History: May 2006 Archives

Cinco de Mayo


In the midst of all of this immigration brouhaha and opinionating, I take time out to celebrate my favorite cuisine. (In case the beginning of my spiritual Autobiography did not make this clear, food is clearly designed by God to speak to the heart!) So, what precisely is Cinco de Mayo?

Well here's the explanation according the Encyclopedia Brittanica's This Day in History

1862: Mexican victory in the Battle of Puebla
On this day in 1862, Mexico repelled the French forces of Napoleon III at the Battle of Puebla, a victory that became a symbol of resistance to foreign domination and is now celebrated as a national holiday, Cinco de Mayo.

So, what exactly is the proper greeting for Cinco de Mayo? Vivo Mexico! Vivo Zaragoza?

The famous El Grito is associated (incorrectly) with this date, but given that it is a staple of some celebrations, perhaps a word of explanation is in order:

from the publication of the Consul General in Austin

The next day, September 16, [1810] the peasants from the surrounding area responded to the ringing of the church bell. They gathered in the courtyard of the church, were Father Hidalgo inspired them with a fiery cry: "Long live religion!, Long live Our Lady of Guadalupe! Long live the Americas and death to the corrupt government!". This was the famous GRITO which triggered the long struggle for independence. The Cry of independence is repeated again and again, every year, in Mexico City from the balcony of the National Place in Mexico by the President of Mexico, and it is echoed by the governor of each state throughout the country.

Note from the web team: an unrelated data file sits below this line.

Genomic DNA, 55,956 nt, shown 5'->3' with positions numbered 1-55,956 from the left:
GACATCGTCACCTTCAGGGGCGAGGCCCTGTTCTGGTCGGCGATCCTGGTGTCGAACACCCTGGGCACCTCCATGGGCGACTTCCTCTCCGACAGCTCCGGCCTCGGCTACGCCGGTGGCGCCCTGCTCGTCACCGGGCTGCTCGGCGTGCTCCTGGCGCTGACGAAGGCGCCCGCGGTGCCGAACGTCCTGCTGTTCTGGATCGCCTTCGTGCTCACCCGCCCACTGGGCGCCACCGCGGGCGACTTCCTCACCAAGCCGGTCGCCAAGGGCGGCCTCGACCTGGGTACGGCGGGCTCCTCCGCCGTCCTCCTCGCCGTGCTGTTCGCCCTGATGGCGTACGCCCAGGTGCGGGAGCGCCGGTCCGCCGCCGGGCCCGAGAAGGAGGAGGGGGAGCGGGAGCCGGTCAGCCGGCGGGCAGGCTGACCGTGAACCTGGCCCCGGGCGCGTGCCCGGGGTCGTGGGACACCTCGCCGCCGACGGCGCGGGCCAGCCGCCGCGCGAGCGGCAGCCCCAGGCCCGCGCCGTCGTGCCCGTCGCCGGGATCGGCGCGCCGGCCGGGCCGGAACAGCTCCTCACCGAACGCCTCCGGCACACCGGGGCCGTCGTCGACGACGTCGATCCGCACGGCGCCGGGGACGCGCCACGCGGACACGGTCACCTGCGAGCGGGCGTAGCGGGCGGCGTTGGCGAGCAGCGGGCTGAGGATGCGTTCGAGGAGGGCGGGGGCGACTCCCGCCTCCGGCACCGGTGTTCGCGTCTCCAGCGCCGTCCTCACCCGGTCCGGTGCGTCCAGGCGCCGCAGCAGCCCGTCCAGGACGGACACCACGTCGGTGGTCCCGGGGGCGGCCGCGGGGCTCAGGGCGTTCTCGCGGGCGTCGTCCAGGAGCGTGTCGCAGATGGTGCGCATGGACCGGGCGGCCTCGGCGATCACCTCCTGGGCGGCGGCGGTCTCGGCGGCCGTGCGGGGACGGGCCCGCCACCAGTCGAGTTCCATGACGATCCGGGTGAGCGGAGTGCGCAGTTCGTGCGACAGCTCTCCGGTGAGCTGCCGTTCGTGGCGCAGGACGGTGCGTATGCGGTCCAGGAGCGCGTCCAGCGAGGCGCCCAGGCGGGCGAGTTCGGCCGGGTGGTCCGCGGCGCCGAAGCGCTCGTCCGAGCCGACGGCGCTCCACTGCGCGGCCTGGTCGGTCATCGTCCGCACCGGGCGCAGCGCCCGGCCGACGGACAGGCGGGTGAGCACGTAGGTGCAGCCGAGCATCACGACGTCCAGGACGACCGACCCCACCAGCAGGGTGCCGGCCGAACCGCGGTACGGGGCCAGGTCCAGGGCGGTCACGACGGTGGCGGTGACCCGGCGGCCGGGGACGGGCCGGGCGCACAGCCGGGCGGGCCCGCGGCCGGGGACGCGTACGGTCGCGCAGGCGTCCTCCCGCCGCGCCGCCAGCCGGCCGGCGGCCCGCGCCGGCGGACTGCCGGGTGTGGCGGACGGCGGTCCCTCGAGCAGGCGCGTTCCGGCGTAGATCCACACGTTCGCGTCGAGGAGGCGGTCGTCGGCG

One more rabble-rousing priest--will there be no end of them?

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This page is a archive of entries in the History category from May 2006.

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